They were to dig ditches in the wadi and God would send a flood which would fill the ditches so the armies could drink. It also was used by God to instigate the fall of Moab in battle.

Lessons:

  • Sometimes, our mentors will encourage us towards safety to test the resolve of our tenacity.
  • Sometimes, even events and locations which appear to be trivial or random may very well carry significance.
  • Sometimes the wicked are blessed due to the presence of the righteous.

The lesson of Elisha: God Provides

Elisha comes to a family who is in financial difficulty. The father/husband has died and they are in debt. This wise woman calls for help from the prophet.

By the power of God he worked a miracle of multiplication – where the little oil she still had in her house filled many gallons of containers which she sold and paid her debt and had enough left over to provide for her and her son.

I believe with all my heart God used this story to encourage Jesus when He by a similar miracle fed multitudes more than once.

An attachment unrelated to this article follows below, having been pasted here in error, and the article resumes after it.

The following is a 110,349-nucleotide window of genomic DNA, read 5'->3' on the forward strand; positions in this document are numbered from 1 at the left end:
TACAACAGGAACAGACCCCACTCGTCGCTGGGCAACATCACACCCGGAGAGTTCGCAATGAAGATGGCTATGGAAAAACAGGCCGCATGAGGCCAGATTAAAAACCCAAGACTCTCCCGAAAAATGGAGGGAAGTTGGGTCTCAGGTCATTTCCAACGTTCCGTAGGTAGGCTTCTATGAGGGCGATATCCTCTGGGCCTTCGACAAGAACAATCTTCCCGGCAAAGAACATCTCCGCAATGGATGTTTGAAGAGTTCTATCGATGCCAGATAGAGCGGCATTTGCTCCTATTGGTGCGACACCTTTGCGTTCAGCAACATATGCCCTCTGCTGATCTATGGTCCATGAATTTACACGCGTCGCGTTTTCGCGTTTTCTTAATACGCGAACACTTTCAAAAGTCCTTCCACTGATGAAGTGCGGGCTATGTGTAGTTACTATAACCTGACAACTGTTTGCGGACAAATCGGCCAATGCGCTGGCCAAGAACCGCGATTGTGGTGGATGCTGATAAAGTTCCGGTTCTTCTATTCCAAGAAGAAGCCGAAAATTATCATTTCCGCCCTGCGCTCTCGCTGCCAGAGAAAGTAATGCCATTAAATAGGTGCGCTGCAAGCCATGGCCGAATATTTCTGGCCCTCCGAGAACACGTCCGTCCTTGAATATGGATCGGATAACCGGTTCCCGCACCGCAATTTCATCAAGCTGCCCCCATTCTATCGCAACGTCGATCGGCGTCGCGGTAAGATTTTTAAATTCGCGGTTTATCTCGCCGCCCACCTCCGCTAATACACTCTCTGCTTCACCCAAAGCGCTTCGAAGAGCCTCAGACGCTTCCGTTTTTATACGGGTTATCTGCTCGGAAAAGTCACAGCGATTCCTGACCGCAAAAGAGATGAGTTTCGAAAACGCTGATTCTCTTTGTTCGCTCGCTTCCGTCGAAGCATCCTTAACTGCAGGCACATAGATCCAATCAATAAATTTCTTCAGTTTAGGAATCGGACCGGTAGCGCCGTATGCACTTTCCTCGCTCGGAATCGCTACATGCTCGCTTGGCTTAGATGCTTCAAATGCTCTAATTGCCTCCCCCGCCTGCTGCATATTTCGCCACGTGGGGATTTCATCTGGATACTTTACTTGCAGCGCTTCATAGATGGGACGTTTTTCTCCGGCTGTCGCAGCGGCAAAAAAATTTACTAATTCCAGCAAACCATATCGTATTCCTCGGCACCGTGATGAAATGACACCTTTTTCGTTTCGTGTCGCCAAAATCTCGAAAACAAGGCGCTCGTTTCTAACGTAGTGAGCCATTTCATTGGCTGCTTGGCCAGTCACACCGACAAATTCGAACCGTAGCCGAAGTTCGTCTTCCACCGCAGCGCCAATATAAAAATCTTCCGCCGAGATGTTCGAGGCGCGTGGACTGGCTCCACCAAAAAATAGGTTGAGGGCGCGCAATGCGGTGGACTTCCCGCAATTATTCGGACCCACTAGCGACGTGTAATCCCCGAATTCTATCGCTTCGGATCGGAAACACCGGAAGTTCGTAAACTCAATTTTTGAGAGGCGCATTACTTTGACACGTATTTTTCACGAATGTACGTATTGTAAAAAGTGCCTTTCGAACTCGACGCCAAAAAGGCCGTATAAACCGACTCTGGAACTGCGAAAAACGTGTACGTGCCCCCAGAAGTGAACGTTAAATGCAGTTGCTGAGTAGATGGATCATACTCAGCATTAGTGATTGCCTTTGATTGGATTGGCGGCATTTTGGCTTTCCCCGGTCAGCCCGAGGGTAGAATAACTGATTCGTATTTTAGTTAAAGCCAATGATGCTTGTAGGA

I love that the scriptures offer us the history of some of God’s people throughout the years. I also love to see the influence they had on Jesus and the apostles.

Even our Lord was meek and lowly and open to learn from others.

Here we have the Lord of heaven, Who was not too proud to listen to and learn from the lives of regular mortal men. It only serves to make my heart love and respect Him more!

I know He was living under the veil of the flesh which obscured His eyes from perfect sight as it does ours, otherwise He’d have known EVERYTHING from the beginning and would not have needed the guidance and help of the Spirit. That we have in Jesus the God of Creation, looking to and learning from His Own Creations is something too wonderful for words!